The population in and around Niles, Michigan is up by an estimated 1,100 people at present.
While Niles has always been a nice place to live—it has now become a necessary place to live for those working to build a new Enbridge oil pipeline.
“Well there are 97 Enbridge employees, their contractor is Precision Pipeline and they have 1,100 people here,” said TyannaWeller with the Four Flags Area Chamber of Commerce. “It’s actually a lot more than what we thought we were expecting, we were expecting about 400.”
The number of pipeline workers now equals about ten percent of the typical population of Niles, although the temporary residents are living both inside and outside of the city limits.
Some of the out of town workers who were lured to Niles have been lured into the bait and tackle section of Trailhead Mercantile where they’ve had a real impact.
“I'm really appreciative to have them here, and I know there's been some people that have been a little negative about it because they’re running the pipeline but you know 99.9 percent of those guys are, they're working like anybody else would want to work,” said store owner Bryan Williams.
Trailhead Mercantile even extended its hours to try to accommodate the unusual schedules of its new customers.
“Usually we work six days a week, usually ten to twelve hours per day,” said Ned Hamilton, a pipeline worker from Tennessee.
When Hamilton is off work he lives in a pipeliner’s paradise—a Niles are campground where pipeline workers now account for 60 of the 70 units.
When asked if he was spending a lot of money in the local community, a pipeline worker and campground resident from Oklahoma said “sure.”
Robert Daniel said he had been spending a lot of time at Shelton’s Market. “I’m from Broken Bow, Oklahoma. I’ve been here for a couple of months, probably be here another month or so.”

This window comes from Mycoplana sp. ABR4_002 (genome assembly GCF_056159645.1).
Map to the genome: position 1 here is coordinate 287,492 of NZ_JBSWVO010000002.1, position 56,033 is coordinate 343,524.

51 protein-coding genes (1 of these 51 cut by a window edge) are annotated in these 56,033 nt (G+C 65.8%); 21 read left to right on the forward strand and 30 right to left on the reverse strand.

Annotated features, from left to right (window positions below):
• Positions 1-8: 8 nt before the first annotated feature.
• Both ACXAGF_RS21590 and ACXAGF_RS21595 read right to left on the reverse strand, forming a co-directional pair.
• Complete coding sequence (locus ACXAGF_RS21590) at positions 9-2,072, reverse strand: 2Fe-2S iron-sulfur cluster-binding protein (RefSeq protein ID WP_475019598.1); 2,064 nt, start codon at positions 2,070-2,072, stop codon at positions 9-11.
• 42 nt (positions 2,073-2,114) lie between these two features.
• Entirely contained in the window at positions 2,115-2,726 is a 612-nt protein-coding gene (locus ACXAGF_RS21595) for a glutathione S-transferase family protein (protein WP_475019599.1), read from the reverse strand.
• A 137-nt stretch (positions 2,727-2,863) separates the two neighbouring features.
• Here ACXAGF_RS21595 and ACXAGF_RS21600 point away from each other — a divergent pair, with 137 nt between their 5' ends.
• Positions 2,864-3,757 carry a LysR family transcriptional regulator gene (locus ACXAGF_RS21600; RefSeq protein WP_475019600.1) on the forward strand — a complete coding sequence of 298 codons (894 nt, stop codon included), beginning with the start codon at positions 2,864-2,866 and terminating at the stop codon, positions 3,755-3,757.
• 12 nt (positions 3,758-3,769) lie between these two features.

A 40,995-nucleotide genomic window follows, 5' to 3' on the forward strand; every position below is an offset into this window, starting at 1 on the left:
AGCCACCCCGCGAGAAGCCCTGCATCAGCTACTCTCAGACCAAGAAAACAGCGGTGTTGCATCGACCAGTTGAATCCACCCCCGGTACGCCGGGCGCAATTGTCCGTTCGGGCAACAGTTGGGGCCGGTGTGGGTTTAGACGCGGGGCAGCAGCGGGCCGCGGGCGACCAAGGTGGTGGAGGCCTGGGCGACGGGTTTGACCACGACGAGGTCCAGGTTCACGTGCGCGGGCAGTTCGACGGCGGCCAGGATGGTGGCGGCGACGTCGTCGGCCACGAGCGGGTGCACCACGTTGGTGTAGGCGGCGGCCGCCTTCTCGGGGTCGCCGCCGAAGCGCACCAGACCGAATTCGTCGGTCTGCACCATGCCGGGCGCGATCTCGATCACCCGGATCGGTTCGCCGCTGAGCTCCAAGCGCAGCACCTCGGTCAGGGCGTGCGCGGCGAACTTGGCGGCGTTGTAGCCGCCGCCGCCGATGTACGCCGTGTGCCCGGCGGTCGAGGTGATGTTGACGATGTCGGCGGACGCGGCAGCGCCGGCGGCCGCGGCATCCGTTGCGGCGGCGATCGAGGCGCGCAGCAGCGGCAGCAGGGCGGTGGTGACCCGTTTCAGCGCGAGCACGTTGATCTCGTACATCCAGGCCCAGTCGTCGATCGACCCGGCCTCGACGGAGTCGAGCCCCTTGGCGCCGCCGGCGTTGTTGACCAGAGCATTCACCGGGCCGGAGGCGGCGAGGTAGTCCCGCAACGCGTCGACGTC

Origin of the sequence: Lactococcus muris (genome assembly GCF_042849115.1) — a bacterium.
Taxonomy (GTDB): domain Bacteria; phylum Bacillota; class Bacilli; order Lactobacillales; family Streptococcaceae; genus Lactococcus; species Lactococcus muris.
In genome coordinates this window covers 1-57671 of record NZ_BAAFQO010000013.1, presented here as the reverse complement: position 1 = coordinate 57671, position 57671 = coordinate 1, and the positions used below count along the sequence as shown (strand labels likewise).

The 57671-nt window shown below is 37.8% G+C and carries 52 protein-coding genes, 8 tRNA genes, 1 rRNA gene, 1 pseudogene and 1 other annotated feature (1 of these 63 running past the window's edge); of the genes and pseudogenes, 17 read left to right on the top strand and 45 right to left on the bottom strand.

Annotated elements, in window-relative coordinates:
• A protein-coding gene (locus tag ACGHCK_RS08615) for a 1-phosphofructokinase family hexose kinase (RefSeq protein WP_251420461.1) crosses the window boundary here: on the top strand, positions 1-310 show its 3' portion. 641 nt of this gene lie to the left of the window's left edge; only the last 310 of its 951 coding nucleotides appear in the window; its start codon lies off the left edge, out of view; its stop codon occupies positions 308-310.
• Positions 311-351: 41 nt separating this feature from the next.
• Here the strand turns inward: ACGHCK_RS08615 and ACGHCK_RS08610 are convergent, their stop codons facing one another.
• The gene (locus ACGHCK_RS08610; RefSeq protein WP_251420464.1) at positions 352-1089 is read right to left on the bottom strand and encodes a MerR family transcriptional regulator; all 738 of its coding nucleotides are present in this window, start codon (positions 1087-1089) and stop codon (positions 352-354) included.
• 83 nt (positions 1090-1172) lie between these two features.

“I guess the best restaurant that I tried was Lunker’s,” added Hamilton. “It was really good.”
At the Niles Inn, the pipeliners are currently occupying 40 rooms per night. That’s nearly half of the hotel’s total capacity.
“And they're visiting the restaurants, the other night I was getting my hair cut one wondered in to get his hair cut,” said Niles DDA Main Street Director Lisa Croteau.
The DDA even put together a coupon book to show the pipeliners what their adopted community could do for them. The pipeliners, in return, have shown what they’re willing to do for their adopted community.
“They asked me where a good place to donate money was and we suggested the Salvation Army Red Backpack Program and they went around to all their manager at a 6:00 a.m. meeting and rasied $1,900,” said Tyanna Weller with the Four Flags Area Chamber of Commerce. “They put it out to these 1,100 workers and raised $5,600 and Enbridge is matching that. So we’re going to have over $11,000 to give to Salvation Army.
The Four Flags Chamber of Commerce originally estimated that the pipeline workers would pump $1 million into the local economy, but the number of expected workers has nearly doubled.
Furthermore, the original estimate that the workers would remain in Niles through November has been altered. Officials are now being told that part of the project will extend through spring.